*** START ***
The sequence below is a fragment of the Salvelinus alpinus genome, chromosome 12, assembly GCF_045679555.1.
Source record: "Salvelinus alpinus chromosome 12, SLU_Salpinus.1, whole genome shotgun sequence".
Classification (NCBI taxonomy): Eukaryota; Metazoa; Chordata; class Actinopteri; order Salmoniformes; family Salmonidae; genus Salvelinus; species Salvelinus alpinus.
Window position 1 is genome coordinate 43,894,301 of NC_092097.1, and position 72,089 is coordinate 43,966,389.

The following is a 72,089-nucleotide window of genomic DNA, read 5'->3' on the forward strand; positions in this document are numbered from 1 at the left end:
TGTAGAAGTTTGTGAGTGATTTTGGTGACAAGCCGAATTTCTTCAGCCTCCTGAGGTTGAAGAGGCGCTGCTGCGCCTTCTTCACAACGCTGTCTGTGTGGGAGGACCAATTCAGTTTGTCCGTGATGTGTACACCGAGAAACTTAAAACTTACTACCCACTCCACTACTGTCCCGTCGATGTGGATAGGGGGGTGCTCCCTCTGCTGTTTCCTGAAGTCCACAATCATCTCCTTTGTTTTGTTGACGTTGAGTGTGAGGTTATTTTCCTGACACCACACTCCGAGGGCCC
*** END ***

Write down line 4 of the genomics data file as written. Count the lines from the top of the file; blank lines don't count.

Window position 1 is genome coordinate 43,894,301 of NC_092097.1, and position 72,089 is coordinate 43,966,389.